The 16 low-income tenants of the Imperial Apartment Building in Adams-Morgan have agreed to move out Sept. 1 if the city government has not succeeded in buying the building by that date.
The unusual agreement, which ends a bitter two-year struggle between the tenants and owner George S. Dravillas, a well-known real estate agent and developer, calls for Dravillas to pay each tenant $10,000 if they must move.
The city intervened in the long-running dispute two months ago by making an unusual offer to buy the building at 1763 Columbia Rd. NW and convert its 36 units to public housing. The point of that effort, officials said then, was to prevent the tenants from being displaced.
The residents signed the agreement with Dravillas last week "to protect ourselves," according to tenants association president Casilda Luna. "We need a place to live and we hope we won't have to leave Adams-Morgan," she said, adding later: "If the city cannot buy it, at least we will have the $10,000."
The city's effort to buy the building appears to be making little headway.
Mayor Marion Barry asked federal officials in April for permission to use $3 million in unspent public housing funds to buy and renovate the Imperial. But the U.S. Department of Housing and Urban Development rejected that proposal because of Reagan budget policy that calls for unspent funds to be returned to the Treasury.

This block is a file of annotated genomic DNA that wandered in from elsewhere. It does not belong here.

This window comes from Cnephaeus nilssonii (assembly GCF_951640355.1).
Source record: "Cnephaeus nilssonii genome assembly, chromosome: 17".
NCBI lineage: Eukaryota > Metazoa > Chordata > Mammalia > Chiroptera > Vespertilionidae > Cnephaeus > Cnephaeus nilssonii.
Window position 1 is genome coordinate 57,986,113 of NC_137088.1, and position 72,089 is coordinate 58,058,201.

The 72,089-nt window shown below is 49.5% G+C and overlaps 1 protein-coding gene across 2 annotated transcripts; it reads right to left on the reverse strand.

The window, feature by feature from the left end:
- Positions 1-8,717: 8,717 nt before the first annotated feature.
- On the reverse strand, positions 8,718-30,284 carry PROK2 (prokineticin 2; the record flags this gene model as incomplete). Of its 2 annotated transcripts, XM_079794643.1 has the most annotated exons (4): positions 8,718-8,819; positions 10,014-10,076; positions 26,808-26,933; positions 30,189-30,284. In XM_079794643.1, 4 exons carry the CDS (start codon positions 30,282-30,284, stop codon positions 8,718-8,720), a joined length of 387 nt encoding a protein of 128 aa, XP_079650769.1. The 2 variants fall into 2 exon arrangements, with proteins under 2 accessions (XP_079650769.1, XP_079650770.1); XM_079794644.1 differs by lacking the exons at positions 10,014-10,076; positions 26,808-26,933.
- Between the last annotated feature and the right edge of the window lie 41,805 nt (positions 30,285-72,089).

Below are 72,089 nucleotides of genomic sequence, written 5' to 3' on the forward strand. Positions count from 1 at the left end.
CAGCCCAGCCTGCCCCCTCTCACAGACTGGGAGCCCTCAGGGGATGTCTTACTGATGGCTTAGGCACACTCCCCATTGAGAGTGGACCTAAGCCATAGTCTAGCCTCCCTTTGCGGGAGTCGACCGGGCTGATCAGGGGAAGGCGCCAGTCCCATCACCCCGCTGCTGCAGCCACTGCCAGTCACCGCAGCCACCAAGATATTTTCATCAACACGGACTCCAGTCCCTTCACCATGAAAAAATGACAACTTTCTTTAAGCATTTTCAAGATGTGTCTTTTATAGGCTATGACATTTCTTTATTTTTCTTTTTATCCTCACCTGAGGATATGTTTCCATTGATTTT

The city has now requested new federal funds, according to city housing official Marcus Dasher, whose office buys new housing properties.
Terry Chisholm, head of the local HUD office, said that at this point no public housing funds are available, but that his office is reviewing the request and hopes to make a recommendation on it by July 1.
Chisholm said that, while he has met with city housing officials about the Imperial proposal, he had not been told of the Sept. 1 deadline.
"If we were informed that there was a possibility that people could be displaced, we sure as hell would want to see if we could take those actions under our control that would prevent that displacement," he said.
Chisholm said that approving the city's request would require federal officials to waive two regulations, one prohibiting elevators in public housing for families, and the other requiring tenants to be admitted to new projects on a first-come, first-served basis.
The city's public housing waiting list now includes 7,000 families, some of whom have been waiting for as long as five years. Washington officials want to allow the Imperial's current tenants to remain, and to fill the 20 empty apartments from the waiting list.